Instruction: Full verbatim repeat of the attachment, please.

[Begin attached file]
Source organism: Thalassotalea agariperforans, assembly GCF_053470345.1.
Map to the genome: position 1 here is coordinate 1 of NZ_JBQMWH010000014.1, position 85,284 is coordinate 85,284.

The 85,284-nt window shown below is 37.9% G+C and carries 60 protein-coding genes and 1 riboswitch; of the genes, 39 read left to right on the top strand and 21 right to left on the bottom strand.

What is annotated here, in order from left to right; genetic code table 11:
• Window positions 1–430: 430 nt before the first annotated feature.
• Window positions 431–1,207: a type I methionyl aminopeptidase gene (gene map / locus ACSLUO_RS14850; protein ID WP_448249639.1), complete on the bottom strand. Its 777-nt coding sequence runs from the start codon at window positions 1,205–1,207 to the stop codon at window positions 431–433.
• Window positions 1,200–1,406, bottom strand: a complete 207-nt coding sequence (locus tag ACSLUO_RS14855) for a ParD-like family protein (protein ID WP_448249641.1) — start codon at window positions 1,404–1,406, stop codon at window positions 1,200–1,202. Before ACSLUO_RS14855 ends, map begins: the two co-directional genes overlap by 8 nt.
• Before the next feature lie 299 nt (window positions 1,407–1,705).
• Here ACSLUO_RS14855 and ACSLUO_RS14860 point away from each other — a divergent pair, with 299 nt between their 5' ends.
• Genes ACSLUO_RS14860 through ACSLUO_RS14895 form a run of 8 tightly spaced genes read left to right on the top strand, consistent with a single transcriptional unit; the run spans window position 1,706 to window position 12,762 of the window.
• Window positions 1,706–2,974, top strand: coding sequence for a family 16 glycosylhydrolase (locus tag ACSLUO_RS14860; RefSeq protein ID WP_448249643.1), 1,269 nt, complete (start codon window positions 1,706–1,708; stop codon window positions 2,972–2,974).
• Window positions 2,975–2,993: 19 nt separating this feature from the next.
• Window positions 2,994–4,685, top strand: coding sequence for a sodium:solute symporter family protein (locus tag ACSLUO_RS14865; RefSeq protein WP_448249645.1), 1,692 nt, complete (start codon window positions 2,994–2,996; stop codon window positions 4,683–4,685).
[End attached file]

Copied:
Source organism: Thalassotalea agariperforans, assembly GCF_053470345.1.
Map to the genome: position 1 here is coordinate 1 of NZ_JBQMWH010000014.1, position 85,284 is coordinate 85,284.

The 85,284-nt window shown below is 37.9% G+C and carries 60 protein-coding genes and 1 riboswitch; of the genes, 39 read left to right on the top strand and 21 right to left on the bottom strand.

What is annotated here, in order from left to right; genetic code table 11:
• Window positions 1–430: 430 nt before the first annotated feature.
• Window positions 431–1,207: a type I methionyl aminopeptidase gene (gene map / locus ACSLUO_RS14850; protein ID WP_448249639.1), complete on the bottom strand. Its 777-nt coding sequence runs from the start codon at window positions 1,205–1,207 to the stop codon at window positions 431–433.
• Window positions 1,200–1,406, bottom strand: a complete 207-nt coding sequence (locus tag ACSLUO_RS14855) for a ParD-like family protein (protein ID WP_448249641.1) — start codon at window positions 1,404–1,406, stop codon at window positions 1,200–1,202. Before ACSLUO_RS14855 ends, map begins: the two co-directional genes overlap by 8 nt.
• Before the next feature lie 299 nt (window positions 1,407–1,705).
• Here ACSLUO_RS14855 and ACSLUO_RS14860 point away from each other — a divergent pair, with 299 nt between their 5' ends.
• Genes ACSLUO_RS14860 through ACSLUO_RS14895 form a run of 8 tightly spaced genes read left to right on the top strand, consistent with a single transcriptional unit; the run spans window position 1,706 to window position 12,762 of the window.
• Window positions 1,706–2,974, top strand: coding sequence for a family 16 glycosylhydrolase (locus tag ACSLUO_RS14860; RefSeq protein ID WP_448249643.1), 1,269 nt, complete (start codon window positions 1,706–1,708; stop codon window positions 2,972–2,974).
• Window positions 2,975–2,993: 19 nt separating this feature from the next.
• Window positions 2,994–4,685, top strand: coding sequence for a sodium:solute symporter family protein (locus tag ACSLUO_RS14865; RefSeq protein WP_448249645.1), 1,692 nt, complete (start codon window positions 2,994–2,996; stop codon window positions 4,683–4,685).